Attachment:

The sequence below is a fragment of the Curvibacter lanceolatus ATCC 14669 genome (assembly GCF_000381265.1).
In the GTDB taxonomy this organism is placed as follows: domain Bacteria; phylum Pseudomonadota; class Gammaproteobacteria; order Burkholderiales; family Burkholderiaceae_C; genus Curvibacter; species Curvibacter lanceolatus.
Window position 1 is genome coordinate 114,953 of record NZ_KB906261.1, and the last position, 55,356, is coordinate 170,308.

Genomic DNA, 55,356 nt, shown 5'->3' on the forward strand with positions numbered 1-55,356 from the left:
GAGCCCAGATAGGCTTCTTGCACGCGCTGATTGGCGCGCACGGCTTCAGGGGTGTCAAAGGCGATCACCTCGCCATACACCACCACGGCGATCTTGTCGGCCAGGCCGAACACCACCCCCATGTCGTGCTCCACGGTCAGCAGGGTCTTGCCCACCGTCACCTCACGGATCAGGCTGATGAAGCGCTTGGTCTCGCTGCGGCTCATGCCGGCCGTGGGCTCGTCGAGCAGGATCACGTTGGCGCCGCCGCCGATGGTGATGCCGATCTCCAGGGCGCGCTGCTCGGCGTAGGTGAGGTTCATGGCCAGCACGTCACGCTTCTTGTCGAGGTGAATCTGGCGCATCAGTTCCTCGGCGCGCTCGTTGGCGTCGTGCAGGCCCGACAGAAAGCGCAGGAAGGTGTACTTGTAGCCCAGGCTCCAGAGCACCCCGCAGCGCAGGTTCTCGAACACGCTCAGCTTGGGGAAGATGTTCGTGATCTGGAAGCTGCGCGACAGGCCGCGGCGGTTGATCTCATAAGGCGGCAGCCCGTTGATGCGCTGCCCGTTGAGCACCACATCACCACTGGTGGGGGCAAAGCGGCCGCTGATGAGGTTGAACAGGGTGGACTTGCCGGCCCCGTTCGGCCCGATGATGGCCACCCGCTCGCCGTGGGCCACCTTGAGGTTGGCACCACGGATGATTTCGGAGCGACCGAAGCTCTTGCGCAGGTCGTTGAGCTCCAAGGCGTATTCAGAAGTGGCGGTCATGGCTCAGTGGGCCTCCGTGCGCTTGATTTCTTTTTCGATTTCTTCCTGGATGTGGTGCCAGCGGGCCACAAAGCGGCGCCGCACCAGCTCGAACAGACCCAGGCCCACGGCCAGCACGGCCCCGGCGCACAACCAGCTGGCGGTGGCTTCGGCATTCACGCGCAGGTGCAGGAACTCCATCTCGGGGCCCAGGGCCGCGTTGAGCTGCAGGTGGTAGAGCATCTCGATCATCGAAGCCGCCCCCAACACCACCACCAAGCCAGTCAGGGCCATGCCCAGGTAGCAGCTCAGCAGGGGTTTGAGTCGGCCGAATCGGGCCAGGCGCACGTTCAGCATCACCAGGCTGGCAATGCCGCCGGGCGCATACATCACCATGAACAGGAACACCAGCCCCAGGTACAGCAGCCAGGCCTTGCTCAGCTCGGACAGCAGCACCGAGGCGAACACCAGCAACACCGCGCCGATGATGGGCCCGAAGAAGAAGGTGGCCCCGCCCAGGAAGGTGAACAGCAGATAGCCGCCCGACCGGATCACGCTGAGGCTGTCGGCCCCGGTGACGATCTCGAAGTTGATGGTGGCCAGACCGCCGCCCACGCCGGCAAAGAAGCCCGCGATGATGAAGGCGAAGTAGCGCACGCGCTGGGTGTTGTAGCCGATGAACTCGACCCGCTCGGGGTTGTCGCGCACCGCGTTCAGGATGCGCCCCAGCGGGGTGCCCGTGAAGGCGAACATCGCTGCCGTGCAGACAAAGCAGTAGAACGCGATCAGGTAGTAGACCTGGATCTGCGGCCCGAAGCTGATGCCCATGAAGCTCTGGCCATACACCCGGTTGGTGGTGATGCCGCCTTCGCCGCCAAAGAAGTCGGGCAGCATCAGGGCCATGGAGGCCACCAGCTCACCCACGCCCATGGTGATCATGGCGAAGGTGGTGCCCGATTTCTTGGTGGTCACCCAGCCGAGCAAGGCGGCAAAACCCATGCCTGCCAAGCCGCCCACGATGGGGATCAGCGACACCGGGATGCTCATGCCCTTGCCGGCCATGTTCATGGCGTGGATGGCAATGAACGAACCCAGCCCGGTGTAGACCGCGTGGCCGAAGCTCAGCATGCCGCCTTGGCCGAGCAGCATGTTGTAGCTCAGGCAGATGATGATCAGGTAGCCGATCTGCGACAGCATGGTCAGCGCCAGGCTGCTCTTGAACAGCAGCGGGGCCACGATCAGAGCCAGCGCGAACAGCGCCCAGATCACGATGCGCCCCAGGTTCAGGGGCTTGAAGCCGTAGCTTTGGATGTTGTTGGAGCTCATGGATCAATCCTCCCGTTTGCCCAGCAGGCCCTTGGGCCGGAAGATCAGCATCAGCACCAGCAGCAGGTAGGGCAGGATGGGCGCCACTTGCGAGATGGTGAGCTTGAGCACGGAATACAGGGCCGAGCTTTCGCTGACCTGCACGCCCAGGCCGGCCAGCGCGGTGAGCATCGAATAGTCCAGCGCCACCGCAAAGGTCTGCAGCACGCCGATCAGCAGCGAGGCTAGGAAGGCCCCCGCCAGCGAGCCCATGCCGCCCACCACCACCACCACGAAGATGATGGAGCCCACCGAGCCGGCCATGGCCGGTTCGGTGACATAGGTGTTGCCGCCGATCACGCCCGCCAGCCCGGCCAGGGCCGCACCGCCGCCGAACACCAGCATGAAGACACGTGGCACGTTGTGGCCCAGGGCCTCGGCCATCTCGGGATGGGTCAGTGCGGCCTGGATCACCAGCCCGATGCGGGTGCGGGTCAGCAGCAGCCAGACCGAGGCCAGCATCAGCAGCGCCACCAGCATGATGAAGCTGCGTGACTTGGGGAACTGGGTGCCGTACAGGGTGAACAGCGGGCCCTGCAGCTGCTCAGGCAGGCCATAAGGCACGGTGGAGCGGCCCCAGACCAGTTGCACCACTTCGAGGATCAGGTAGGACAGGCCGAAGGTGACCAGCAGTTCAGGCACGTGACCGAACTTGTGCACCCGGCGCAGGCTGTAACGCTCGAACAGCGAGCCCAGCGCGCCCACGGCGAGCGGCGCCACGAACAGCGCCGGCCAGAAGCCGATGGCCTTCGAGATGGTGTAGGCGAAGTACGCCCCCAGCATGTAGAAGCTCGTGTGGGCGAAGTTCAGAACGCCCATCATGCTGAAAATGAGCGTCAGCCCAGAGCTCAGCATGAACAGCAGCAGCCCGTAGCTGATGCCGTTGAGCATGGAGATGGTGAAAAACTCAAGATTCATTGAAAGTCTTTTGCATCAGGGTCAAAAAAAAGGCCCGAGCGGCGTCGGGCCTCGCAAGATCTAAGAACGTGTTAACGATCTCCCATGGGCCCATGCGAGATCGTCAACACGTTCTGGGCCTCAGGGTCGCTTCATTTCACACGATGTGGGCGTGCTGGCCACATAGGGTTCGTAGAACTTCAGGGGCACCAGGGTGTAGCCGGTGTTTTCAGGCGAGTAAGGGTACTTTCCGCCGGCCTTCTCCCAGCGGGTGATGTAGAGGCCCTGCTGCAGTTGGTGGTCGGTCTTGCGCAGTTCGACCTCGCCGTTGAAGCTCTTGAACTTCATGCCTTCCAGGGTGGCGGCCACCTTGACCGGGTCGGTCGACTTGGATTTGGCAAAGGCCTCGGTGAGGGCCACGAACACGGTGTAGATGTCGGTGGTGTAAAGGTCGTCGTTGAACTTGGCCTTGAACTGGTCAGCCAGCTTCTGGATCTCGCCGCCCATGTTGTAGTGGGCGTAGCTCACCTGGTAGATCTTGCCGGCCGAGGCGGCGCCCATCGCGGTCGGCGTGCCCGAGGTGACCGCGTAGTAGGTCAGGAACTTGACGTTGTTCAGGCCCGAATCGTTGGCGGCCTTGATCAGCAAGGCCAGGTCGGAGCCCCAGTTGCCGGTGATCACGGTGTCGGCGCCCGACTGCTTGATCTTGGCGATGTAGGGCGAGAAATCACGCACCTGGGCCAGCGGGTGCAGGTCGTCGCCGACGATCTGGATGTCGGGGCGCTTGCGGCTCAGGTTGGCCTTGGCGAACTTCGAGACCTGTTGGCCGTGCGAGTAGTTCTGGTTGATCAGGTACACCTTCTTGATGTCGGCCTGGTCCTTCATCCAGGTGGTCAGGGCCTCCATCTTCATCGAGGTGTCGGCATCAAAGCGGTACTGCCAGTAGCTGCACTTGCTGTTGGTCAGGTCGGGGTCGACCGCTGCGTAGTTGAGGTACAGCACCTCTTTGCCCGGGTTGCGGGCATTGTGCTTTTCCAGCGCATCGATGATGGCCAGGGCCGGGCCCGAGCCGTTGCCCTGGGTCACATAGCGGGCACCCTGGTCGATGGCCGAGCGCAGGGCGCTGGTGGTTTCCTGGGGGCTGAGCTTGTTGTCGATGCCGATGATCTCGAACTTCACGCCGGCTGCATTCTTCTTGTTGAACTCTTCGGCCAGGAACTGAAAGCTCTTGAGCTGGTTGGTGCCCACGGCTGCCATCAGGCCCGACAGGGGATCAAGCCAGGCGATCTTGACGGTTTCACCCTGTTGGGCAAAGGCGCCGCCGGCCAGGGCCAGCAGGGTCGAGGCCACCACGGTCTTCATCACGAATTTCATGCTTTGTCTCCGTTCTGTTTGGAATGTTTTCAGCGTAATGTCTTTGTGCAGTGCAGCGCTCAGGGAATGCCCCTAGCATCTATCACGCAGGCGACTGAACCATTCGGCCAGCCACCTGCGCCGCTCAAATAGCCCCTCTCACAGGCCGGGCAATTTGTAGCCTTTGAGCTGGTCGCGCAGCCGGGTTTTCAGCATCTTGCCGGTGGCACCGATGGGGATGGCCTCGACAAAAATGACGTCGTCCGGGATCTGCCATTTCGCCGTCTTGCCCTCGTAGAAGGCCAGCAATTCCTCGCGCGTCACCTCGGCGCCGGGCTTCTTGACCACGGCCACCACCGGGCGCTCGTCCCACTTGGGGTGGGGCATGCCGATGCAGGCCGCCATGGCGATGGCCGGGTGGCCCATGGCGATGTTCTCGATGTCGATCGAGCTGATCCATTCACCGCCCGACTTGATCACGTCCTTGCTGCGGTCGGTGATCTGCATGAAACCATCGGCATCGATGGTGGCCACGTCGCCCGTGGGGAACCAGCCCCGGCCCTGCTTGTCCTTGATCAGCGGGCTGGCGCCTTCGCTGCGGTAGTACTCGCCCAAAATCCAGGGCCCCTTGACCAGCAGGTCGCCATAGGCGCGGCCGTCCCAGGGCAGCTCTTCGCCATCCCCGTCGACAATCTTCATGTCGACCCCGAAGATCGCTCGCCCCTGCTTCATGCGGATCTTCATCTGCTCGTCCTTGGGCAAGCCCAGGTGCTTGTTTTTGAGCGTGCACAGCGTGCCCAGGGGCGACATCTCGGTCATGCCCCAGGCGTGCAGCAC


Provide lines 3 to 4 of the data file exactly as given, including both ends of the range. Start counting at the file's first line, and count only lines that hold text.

Window position 1 is genome coordinate 114,953 of record NZ_KB906261.1, and the last position, 55,356, is coordinate 170,308.

Genomic DNA, 55,356 nt, shown 5'->3' on the forward strand with positions numbered 1-55,356 from the left: